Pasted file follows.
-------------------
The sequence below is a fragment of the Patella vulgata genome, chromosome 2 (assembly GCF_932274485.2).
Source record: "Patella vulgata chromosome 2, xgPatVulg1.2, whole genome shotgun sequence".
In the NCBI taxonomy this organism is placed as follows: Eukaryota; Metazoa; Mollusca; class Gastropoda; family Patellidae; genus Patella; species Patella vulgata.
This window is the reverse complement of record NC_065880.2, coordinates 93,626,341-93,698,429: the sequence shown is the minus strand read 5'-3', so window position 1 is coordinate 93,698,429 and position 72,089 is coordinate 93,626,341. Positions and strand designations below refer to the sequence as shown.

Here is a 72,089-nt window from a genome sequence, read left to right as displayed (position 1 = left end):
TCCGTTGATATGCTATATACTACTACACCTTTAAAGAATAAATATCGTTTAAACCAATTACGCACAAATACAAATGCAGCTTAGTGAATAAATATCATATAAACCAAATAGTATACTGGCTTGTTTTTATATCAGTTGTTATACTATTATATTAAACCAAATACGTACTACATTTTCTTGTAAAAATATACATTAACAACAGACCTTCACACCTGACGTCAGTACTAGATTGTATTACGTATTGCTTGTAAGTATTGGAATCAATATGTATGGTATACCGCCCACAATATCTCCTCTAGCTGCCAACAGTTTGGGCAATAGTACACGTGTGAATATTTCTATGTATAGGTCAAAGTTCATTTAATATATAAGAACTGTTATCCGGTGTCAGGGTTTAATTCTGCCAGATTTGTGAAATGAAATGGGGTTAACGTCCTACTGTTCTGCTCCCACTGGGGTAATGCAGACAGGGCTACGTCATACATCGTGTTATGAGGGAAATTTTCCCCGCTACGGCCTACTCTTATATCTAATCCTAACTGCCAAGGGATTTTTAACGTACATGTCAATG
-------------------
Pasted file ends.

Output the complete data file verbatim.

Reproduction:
The sequence below is a fragment of the Patella vulgata genome, chromosome 2 (assembly GCF_932274485.2).
Source record: "Patella vulgata chromosome 2, xgPatVulg1.2, whole genome shotgun sequence".
In the NCBI taxonomy this organism is placed as follows: Eukaryota; Metazoa; Mollusca; class Gastropoda; family Patellidae; genus Patella; species Patella vulgata.
This window is the reverse complement of record NC_065880.2, coordinates 93,626,341-93,698,429: the sequence shown is the minus strand read 5'-3', so window position 1 is coordinate 93,698,429 and position 72,089 is coordinate 93,626,341. Positions and strand designations below refer to the sequence as shown.

Here is a 72,089-nt window from a genome sequence, read left to right as displayed (position 1 = left end):
TCCGTTGATATGCTATATACTACTACACCTTTAAAGAATAAATATCGTTTAAACCAATTACGCACAAATACAAATGCAGCTTAGTGAATAAATATCATATAAACCAAATAGTATACTGGCTTGTTTTTATATCAGTTGTTATACTATTATATTAAACCAAATACGTACTACATTTTCTTGTAAAAATATACATTAACAACAGACCTTCACACCTGACGTCAGTACTAGATTGTATTACGTATTGCTTGTAAGTATTGGAATCAATATGTATGGTATACCGCCCACAATATCTCCTCTAGCTGCCAACAGTTTGGGCAATAGTACACGTGTGAATATTTCTATGTATAGGTCAAAGTTCATTTAATATATAAGAACTGTTATCCGGTGTCAGGGTTTAATTCTGCCAGATTTGTGAAATGAAATGGGGTTAACGTCCTACTGTTCTGCTCCCACTGGGGTAATGCAGACAGGGCTACGTCATACATCGTGTTATGAGGGAAATTTTCCCCGCTACGGCCTACTCTTATATCTAATCCTAACTGCCAAGGGATTTTTAACGTACATGTCAATG